1. The RNA receives a cap and tail, determining how long it should be expressed.
  2. Spliceosomes remove non-coding bases (introns) and leave behind only coding bases (exons).
  3. Alternative splicing of RNA allows for different gene combinations to produce different proteins.
RNA Processing Illustration

There is a pretty spectacular bit of biology going on here. The end product of gene expression all depends on which exons are spliced during RNA processing.

It means the same stretch of genetic code can be expressed in numerous ways, which is super efficient. It's ironic, then, that so much of DNA is non-coding junk, which is super inefficient. Damn you, nature.

Step 3. Translation Executes The Recipe

The third stage of gene expression is called translation because there is a change of language: from bases to amino acids.

The spliced RNA strand exits the cell nucleus and enters the cell cytoplasm. Here, it attaches to a ribosome, a molecular complex that holds the base sequence in groups of three (called codons).

RNA Translation Illustration
Transfer RNA, or tRNA, is the critical translator here, while the ribosome holds everything in place. Each tRNA has a complementary anti-codon on one end, and an amino acid counterpart on the other. Molecular attractions take care of the rest.

What emerges is a long string of amino acids, also known as a polypeptide chain. These are the foundations of proteins, with multiple polypeptides folding into specific functional shapes.

The Genetic Code

"Tell me more about the codons!" I hear you scream. And you'd be right. This is a good thing to scream about, if anything is.

The relationship between codons and amino acids is defined in the genetic code, universal to all life on Earth.

For instance, the base sequence, or codon, C-G-C translates to the amino acid arginine. And the codon A-T-G translates to methionine, as well as being the signal to start building a polypeptide.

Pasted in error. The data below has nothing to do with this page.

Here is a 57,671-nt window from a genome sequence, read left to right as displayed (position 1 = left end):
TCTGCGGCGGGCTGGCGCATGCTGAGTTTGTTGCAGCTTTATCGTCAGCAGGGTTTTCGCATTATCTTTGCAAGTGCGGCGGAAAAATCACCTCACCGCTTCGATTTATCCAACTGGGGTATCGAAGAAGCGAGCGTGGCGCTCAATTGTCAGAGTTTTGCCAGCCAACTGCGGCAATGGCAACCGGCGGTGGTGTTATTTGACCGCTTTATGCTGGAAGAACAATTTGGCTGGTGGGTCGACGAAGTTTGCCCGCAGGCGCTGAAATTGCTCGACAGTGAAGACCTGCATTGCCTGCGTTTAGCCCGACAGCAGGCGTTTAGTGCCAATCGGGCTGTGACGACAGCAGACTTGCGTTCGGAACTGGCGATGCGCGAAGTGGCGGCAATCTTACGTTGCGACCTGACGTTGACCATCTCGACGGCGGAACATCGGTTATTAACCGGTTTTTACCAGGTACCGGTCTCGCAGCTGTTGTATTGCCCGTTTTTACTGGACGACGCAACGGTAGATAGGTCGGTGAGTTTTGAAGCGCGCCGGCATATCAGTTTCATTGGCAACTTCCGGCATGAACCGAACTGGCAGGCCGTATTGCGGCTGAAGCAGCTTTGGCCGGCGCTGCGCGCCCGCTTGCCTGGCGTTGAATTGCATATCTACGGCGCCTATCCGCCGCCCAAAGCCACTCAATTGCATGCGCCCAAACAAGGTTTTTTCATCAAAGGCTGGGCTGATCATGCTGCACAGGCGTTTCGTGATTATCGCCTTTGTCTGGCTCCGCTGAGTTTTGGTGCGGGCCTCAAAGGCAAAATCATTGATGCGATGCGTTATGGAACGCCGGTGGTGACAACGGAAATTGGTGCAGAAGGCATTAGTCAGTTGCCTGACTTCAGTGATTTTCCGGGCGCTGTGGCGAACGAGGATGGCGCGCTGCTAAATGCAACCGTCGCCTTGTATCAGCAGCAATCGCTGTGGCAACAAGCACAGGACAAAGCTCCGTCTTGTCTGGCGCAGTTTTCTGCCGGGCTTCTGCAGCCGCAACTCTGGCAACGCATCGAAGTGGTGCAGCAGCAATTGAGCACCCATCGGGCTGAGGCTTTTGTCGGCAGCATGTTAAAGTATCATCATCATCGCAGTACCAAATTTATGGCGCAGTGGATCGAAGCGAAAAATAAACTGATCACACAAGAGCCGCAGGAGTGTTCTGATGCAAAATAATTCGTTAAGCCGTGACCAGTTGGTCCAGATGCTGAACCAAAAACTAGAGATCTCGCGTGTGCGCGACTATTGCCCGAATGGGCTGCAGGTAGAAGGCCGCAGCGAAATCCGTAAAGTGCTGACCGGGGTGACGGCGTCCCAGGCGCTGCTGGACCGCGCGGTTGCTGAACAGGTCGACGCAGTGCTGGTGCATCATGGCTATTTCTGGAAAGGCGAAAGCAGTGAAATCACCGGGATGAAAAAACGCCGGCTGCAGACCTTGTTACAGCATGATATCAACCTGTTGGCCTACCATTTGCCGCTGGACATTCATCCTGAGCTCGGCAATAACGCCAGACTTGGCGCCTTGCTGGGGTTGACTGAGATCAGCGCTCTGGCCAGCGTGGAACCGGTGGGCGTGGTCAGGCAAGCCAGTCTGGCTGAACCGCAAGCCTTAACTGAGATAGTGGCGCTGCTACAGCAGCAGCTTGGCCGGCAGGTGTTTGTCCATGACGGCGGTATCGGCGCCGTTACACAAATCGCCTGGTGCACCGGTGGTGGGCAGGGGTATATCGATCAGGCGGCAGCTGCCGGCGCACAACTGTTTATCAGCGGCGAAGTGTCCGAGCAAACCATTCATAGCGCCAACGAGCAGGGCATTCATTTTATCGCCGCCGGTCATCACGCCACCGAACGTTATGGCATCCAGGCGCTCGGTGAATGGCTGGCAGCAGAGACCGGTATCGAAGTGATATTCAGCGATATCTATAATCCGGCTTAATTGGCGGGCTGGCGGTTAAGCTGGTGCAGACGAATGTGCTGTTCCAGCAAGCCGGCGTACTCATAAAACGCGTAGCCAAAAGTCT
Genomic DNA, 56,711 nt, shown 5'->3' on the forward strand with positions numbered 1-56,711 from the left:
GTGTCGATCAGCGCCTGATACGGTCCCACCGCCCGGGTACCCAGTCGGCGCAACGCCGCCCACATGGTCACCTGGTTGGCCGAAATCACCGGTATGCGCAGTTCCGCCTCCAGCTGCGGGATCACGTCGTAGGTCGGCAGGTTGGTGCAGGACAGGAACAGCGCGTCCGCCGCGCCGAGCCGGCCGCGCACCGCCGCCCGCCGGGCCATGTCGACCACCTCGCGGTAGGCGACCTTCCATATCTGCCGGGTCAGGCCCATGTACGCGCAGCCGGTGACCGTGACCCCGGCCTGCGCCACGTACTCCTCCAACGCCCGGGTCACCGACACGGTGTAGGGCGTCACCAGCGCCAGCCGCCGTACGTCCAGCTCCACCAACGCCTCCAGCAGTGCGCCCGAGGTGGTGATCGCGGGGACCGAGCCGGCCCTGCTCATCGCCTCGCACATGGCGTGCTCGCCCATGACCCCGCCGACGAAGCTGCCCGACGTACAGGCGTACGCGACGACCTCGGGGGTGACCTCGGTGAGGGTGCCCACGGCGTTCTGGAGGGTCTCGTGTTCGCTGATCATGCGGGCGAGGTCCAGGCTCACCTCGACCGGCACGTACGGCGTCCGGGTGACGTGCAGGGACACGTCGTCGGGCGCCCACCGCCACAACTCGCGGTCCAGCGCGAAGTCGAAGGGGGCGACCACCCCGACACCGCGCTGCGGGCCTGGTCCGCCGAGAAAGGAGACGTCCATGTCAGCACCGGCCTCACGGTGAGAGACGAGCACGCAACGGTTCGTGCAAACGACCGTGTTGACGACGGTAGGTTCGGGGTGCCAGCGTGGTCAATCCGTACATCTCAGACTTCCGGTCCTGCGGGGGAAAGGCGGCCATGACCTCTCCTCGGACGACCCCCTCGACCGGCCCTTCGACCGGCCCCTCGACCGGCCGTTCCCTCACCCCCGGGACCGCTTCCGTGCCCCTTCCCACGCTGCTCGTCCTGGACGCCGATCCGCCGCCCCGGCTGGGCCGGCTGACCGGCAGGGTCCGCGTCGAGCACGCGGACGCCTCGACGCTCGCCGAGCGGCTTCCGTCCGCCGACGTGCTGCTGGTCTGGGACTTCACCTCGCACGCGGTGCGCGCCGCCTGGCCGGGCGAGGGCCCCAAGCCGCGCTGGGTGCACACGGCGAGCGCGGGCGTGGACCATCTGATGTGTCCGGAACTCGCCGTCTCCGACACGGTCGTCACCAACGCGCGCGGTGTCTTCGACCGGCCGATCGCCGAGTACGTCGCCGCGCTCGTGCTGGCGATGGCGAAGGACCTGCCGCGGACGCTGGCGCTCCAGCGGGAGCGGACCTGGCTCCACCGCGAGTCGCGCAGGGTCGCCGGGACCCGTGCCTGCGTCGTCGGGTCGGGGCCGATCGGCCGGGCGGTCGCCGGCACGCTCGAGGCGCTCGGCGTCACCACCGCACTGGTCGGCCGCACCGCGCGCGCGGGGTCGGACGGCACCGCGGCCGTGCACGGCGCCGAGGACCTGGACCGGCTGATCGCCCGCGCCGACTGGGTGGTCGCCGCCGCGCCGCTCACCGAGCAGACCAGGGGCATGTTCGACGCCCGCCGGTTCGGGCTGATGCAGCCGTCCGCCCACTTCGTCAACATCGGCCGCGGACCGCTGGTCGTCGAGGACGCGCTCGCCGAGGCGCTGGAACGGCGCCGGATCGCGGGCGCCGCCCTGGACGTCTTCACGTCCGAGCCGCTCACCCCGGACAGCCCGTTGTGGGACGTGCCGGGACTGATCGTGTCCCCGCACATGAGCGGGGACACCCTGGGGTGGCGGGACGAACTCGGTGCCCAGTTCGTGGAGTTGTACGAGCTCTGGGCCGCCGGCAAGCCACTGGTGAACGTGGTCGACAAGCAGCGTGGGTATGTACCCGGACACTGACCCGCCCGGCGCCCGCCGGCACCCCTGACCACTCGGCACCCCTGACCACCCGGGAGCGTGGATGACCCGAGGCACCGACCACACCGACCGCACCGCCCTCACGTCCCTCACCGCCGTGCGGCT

Here's the complete genetic code:

The Genetic Code: Codons vs Amino Acids

The genetic code has provided us with some fascinating insights into disease and evolution. For instance, we now know there are 64 possible codons in all (4 x 4 x 4) and only 20 amino acids. So multiple codons translate to the same amino acid, creating redundancy in the genetic code.

However, this is a good thing because it dampens the effects of mutations. A switch from G-T-T to G-T-C still codes for valine, thereby preventing a valine deficiency which causes neurological defects.

See my article on Evolution Explained to learn how genetic mutations can be good, bad, or neutral in our survival. For an overview of how gene therapy repairs DNA errors see What Happened to Gene Therapy?

How Fast is Gene Expression?

All of this takes place at an astonishing rate. A single ribosome can produce dozens of polypeptide chains every second.

And there are up to 10 million ribosomes in a typical body cell, enabling for simultaneous translation on a massive scale.

This, a single cell can throw out vast numbers of protein molecules on demand, and does so alongside thousands of other cells.

Final Thoughts

And that's pretty much how DNA works. At least, it's the simple version. Those who study these molecules in the lab have a profound understanding of the physical, chemical, and biological interactions at play—and continue to advance that knowledge all the time.

The take-home point is this: DNA and its entourage perform a continual and complex choreography, culminating in the normal functioning of any living organism, such as a friendly newt or toad. Isn't that brilliant?

Becky Casale Bio

ABOUT THE AUTHOR: Becky Casale is the creator of Science Me. She's studying for a BSc and raising two small humans so parts of her DNA can live on a bit longer.